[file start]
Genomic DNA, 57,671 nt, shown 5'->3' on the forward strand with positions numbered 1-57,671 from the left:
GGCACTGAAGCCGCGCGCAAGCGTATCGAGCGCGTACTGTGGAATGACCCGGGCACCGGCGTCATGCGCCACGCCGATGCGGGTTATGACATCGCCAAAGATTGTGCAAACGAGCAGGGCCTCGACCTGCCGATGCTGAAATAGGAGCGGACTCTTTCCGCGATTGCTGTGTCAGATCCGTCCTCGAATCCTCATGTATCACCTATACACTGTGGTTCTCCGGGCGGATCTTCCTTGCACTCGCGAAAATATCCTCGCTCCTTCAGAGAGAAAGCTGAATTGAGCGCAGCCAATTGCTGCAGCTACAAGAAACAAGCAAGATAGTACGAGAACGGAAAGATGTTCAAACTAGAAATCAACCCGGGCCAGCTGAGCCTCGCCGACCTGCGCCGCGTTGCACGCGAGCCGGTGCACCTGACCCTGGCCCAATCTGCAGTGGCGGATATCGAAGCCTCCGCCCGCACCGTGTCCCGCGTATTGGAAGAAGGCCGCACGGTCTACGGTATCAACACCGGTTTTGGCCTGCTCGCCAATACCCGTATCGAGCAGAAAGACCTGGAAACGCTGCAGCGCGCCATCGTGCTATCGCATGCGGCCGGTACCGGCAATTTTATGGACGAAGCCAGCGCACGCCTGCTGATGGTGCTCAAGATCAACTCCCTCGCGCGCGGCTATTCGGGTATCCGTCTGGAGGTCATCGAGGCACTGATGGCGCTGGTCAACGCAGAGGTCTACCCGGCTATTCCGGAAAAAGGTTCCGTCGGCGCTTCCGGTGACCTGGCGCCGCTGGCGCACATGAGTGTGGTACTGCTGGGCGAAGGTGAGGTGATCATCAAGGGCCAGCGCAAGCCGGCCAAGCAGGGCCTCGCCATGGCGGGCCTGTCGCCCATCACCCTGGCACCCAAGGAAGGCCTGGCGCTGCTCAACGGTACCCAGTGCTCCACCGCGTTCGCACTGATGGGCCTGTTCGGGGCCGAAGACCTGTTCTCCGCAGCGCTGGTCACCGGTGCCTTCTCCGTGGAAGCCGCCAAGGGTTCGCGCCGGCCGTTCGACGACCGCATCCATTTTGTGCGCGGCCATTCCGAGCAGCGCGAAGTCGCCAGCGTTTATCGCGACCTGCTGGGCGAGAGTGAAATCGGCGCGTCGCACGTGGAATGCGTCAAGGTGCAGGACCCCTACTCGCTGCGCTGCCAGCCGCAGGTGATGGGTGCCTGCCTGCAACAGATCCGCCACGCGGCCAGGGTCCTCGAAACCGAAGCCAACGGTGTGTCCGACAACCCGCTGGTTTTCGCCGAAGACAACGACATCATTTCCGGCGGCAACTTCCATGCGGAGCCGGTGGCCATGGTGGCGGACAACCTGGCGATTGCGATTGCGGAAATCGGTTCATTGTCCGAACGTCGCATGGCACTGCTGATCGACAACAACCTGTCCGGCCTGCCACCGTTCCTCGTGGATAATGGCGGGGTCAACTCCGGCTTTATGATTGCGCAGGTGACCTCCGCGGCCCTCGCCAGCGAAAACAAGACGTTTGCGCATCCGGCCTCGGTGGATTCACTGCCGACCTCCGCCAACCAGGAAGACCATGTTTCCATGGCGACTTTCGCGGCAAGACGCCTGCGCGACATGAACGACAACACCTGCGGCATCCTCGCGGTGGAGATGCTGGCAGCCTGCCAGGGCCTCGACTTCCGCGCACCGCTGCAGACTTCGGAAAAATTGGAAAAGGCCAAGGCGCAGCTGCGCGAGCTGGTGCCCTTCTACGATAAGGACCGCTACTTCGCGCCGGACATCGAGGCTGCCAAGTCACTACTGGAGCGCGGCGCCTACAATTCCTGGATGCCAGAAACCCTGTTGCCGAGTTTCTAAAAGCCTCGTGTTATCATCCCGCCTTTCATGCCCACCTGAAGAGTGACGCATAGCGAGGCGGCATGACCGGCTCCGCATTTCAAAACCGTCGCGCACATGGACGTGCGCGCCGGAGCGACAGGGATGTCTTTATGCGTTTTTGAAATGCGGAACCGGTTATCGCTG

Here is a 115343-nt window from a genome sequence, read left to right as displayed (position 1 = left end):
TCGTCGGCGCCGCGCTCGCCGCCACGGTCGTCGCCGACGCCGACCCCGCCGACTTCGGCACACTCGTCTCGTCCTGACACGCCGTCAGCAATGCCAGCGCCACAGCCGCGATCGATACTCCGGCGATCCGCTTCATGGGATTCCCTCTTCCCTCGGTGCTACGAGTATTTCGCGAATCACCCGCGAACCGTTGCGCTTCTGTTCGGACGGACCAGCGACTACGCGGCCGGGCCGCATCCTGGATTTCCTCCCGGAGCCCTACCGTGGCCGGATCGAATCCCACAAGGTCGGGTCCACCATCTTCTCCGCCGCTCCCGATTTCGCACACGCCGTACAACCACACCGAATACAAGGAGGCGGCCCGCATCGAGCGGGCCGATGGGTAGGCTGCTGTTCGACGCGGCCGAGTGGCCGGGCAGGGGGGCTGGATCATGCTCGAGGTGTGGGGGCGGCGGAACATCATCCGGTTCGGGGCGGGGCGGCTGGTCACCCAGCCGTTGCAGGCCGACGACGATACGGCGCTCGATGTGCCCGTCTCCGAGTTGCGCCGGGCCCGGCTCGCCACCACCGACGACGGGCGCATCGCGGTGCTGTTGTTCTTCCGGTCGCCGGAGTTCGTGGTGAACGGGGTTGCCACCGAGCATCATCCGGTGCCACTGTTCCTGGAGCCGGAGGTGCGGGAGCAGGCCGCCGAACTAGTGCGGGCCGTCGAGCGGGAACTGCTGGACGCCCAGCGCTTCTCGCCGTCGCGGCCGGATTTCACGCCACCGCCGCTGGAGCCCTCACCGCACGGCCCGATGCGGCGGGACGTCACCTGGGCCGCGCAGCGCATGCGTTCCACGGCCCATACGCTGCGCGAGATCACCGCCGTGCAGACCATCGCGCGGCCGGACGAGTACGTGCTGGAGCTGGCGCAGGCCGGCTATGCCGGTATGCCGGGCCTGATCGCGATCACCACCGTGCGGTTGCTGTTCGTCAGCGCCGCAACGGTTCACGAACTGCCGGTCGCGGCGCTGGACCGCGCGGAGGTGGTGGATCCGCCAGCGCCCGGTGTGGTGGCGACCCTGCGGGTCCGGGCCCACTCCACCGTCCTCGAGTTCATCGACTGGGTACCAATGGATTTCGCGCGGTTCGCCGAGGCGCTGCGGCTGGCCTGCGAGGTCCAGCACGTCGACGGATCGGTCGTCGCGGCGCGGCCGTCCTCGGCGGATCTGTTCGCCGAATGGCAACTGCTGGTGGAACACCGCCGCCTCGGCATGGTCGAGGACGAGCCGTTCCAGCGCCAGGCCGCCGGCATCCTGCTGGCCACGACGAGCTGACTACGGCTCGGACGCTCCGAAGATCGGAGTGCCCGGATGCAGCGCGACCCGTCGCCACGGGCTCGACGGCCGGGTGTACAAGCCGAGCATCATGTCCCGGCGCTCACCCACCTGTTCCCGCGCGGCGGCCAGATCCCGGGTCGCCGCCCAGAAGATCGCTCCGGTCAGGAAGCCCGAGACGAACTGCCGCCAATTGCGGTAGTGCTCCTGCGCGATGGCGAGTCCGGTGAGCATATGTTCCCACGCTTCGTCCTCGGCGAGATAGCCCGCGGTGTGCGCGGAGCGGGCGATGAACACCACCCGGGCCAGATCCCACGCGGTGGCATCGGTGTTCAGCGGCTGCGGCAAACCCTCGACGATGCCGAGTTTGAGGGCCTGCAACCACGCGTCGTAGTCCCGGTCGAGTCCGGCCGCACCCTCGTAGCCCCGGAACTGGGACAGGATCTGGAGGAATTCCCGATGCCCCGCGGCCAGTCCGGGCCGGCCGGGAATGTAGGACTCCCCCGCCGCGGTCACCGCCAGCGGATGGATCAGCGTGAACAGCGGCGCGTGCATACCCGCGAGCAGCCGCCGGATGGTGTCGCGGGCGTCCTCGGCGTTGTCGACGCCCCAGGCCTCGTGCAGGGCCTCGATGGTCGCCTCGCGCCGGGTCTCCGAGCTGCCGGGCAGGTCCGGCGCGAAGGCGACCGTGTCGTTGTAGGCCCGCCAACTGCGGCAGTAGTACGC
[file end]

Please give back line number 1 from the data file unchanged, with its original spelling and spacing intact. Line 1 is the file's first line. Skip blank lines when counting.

Genomic DNA, 57,671 nt, shown 5'->3' on the forward strand with positions numbered 1-57,671 from the left: